Daily Family Worship

Psalm 18: A Song of Grateful Retrospect

by | Apr 11, 2024

psalm 18

This Psalm ultimately speaks of One Who is far greater than David; but David’s circumstances furnished an appropriate occasion for giving the Church such a song as this, concerning the Messiah and all the members of His spiritual Body. The Psalmist’s circumstances made him suitable to be the vehicle of this Divine communication. “The Lord is my rock,” he says (verse 2). Jehovah was like a precipitous cliff, which David’s foes found to be inaccessible; and He was a “fortress” or stronghold upon such a rock. But even more, He was the Psalmist’s “deliverer” – not leaving him simply to the defense of rocks, but interposing Himself with His own loving arm. Then David calls Him “my God” – for He was not merely his deliverance, but He was everything to him. He was also the essence of “strength” to the Psalmist; as well as his “buckler” and shield upon the battlefield. He was “the horn” of “salvation,” by Whom the victory over the foes was won. And as he returned to his encampment on the heights, far above the reach of foes, he sings of Him as his “high tower,” in which he could repose in security.

But this Psalm was especially meant to picture the Lord Jesus. It presents a singular history of some portions of our Lord’s mighty undertakings. In Hebrews 2:13, Paul quotes verse 2 as our Lord’s words – “I will put my trust in him” – to show that Christ, as our Elder Brother, leaned upon His Father; just as we ourselves lean our weakness upon Almighty strength. And again, in Romans 15:9, he quotes verse 49 – “I will confess to thee among the Gentiles” – to show Christ’s deep interest in the world at large, both Jews and Gentiles. So by means of these two references – one from the beginning of the Psalm, and the other from the closing verses – the whole composition is marked out (being bracketed within these two quotations) as belonging to Christ in a special and direct manner. Therefore, as we read this sacred poem, we must read it with the understanding that it is our own Elder Brother Who is singing here! He begins by telling His younger brothers and sisters what His Father (and ours) did for Him in the day of the sadness of His heart. He is relating some of the hidden things which are nowhere else recorded; but which fit into the time of Gethsemane’s suffering, the three hours’ of darkness during the crucifixion, the earthquake, and the rending of the Temple-veil – all things that took place in the view of other spectators besides mankind, when the “prince of the air” was overthrown; and when the Father, in all His heavenly glory and majesty, came forward to work deliverance.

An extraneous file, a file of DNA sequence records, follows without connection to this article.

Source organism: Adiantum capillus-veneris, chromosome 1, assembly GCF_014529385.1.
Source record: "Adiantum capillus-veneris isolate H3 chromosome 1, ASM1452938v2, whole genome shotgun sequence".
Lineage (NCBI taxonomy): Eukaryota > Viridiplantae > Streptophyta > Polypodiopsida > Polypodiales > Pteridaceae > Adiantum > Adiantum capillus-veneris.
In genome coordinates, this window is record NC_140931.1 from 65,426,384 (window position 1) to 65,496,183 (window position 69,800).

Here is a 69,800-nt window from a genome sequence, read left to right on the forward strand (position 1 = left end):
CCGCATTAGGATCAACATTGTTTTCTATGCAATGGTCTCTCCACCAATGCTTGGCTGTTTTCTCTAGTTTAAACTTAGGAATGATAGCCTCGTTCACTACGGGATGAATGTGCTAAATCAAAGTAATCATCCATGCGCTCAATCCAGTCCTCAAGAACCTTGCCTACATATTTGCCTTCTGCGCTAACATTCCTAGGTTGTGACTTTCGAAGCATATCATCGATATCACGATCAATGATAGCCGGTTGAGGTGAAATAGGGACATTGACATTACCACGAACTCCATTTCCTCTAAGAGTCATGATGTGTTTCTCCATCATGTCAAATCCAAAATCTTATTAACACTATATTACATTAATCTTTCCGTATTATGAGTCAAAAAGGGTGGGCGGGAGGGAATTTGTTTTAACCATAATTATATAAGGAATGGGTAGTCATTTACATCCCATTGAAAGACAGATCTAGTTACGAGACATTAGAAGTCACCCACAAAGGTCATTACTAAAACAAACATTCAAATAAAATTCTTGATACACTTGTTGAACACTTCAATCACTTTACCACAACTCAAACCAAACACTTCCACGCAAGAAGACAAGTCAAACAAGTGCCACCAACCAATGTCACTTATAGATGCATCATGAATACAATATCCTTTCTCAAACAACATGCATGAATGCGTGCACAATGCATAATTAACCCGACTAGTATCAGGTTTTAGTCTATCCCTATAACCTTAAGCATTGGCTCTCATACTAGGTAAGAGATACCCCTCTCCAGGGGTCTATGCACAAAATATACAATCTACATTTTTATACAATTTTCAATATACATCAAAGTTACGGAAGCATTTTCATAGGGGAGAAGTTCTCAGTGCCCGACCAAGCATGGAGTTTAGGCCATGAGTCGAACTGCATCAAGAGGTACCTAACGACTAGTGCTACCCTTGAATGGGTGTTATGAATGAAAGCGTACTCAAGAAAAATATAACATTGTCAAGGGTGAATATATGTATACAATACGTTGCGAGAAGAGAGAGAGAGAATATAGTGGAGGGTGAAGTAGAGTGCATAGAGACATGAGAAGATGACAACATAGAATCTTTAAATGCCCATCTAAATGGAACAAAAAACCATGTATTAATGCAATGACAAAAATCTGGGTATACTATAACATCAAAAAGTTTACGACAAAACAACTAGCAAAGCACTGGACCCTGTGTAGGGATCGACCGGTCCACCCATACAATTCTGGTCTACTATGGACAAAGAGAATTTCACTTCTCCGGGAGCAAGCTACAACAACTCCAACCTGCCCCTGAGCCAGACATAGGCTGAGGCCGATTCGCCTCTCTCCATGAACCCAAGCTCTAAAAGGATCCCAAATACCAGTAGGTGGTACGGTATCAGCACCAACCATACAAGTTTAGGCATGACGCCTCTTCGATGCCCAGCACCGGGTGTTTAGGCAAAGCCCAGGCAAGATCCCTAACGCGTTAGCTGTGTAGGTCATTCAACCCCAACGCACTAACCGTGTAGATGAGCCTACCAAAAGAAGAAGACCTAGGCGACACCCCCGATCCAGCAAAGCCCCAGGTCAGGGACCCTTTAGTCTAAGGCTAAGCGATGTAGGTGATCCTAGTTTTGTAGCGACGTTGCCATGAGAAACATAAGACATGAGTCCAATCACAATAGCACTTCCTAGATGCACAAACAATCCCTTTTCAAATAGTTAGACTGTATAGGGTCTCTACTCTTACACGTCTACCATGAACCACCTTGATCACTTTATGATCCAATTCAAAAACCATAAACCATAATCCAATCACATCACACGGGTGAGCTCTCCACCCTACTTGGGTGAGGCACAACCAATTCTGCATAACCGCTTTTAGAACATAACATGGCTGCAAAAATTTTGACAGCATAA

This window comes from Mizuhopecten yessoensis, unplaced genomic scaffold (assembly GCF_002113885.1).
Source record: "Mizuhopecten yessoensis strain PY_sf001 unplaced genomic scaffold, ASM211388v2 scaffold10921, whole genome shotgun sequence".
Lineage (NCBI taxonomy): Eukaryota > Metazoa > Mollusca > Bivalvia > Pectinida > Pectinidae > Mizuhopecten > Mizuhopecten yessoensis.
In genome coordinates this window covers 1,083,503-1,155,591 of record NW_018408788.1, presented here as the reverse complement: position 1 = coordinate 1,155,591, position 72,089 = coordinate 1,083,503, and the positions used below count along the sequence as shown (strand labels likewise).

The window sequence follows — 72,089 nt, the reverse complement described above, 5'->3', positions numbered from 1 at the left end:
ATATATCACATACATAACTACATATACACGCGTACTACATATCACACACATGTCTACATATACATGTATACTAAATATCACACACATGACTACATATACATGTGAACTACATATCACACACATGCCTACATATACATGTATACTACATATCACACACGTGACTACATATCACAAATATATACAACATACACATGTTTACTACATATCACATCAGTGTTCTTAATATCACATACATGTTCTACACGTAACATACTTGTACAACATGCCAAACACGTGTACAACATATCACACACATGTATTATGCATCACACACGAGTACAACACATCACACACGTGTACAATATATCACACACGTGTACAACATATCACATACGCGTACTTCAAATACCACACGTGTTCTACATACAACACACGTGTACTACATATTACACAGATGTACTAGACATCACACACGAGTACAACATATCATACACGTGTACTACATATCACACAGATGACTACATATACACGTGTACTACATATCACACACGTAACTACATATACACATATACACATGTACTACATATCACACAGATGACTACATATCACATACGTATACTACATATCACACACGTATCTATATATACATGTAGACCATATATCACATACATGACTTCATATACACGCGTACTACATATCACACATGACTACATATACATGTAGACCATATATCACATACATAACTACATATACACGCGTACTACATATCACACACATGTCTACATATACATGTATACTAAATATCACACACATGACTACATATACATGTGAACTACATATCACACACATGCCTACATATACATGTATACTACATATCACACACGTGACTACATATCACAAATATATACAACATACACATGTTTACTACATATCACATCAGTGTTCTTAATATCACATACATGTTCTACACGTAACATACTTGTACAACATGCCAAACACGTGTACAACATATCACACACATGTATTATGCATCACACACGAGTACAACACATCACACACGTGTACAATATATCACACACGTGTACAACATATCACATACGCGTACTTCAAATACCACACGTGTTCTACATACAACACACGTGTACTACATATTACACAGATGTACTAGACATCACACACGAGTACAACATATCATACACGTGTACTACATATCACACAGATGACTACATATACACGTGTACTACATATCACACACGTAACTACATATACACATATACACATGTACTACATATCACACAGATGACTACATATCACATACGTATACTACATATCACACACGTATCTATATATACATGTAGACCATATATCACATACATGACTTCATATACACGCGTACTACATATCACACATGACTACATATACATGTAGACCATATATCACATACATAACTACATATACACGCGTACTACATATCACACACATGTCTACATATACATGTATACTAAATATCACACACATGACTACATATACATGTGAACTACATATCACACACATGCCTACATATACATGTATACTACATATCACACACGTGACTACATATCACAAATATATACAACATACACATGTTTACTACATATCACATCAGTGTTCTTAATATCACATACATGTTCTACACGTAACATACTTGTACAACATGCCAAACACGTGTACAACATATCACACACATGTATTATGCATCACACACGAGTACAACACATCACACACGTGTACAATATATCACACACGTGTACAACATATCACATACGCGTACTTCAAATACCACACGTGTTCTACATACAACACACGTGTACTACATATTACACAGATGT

Let us begin to examine the content of this Psalm. The true Sweet Singer of Israel – the “firstborn among many brethren” – stands on the shore of His Red Sea; and He sings, in verses 1 and 2, about the grace and glory of His Father. What a God He is – “my strength, my rock, my fortress,” etc. Then comes the description of the Savior’s awful conflict. He traverses the field with us, and tells us of His cries that pierced the heavens and His Father’s heart (verses 3-6) – a commentary on Hebrews 5:7. But from verses 7-15, what a scene of terrific incidents is opened to view! The cords of death were surrounding Him; and the torrents and floods, filled with all the mischief of hell and hellish men, were sweeping down upon Him. But just at that moment, His cry began to be noticed – and His Father rose up! Earth shook! Smoke and fire were seen by those same angels who were witnesses of the smoke and fire on Mount Sinai, attesting the majesty of the Law. The same heavens bowed themselves down, just as they bowed themselves when the Law was given. The same darkness attended this descent of the Lord, for now the Law-Fulfiller was about to present the Law fulfilled! He came with the cherub-symbol, for there was now to be redemption from the curse of the Law. But there was no abatement of His glory, and no obscuring of His splendor. It was Israel’s God in all His majesty – yes, the same God Who laid bare the Red Sea’s channel (verses 14-15) – Who then appeared in still greater displays of majesty, as the Redeemer died for sinful men. It was a scene that was not witnessed by mortal eyes; but without a doubt, it was one of those things of which the Apostle speaks, which were “seen of angels.”